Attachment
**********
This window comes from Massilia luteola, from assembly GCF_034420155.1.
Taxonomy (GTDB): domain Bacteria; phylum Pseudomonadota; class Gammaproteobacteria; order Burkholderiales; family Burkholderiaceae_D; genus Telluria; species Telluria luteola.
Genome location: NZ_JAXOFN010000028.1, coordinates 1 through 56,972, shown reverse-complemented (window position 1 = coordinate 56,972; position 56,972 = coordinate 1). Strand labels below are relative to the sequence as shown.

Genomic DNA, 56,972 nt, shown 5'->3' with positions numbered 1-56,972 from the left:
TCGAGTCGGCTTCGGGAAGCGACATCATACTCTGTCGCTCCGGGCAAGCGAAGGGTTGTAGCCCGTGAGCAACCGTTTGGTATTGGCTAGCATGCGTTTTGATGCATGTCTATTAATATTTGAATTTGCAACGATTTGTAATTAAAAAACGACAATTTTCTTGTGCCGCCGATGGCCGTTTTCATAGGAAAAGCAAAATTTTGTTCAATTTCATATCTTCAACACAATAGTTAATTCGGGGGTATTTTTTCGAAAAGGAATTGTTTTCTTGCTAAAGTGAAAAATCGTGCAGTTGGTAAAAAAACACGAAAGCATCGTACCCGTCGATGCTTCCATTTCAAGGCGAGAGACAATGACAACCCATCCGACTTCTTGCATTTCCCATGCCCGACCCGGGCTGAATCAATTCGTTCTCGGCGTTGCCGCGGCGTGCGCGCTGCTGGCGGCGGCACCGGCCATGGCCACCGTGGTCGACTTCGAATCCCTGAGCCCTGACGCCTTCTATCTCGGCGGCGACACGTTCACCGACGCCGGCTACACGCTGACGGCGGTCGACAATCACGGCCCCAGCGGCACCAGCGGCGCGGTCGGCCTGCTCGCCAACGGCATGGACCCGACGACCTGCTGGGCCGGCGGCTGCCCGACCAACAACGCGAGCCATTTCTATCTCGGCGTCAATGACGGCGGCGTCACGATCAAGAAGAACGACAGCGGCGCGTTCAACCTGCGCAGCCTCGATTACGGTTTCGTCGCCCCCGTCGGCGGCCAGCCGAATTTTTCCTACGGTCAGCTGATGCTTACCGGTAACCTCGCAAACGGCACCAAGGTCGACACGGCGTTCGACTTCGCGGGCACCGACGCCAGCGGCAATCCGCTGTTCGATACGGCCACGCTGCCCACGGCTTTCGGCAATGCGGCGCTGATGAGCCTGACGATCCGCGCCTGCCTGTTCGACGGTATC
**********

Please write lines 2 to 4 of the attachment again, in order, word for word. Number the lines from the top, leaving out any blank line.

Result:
Taxonomy (GTDB): domain Bacteria; phylum Pseudomonadota; class Gammaproteobacteria; order Burkholderiales; family Burkholderiaceae_D; genus Telluria; species Telluria luteola.
Genome location: NZ_JAXOFN010000028.1, coordinates 1 through 56,972, shown reverse-complemented (window position 1 = coordinate 56,972; position 56,972 = coordinate 1). Strand labels below are relative to the sequence as shown.

Genomic DNA, 56,972 nt, shown 5'->3' with positions numbered 1-56,972 from the left: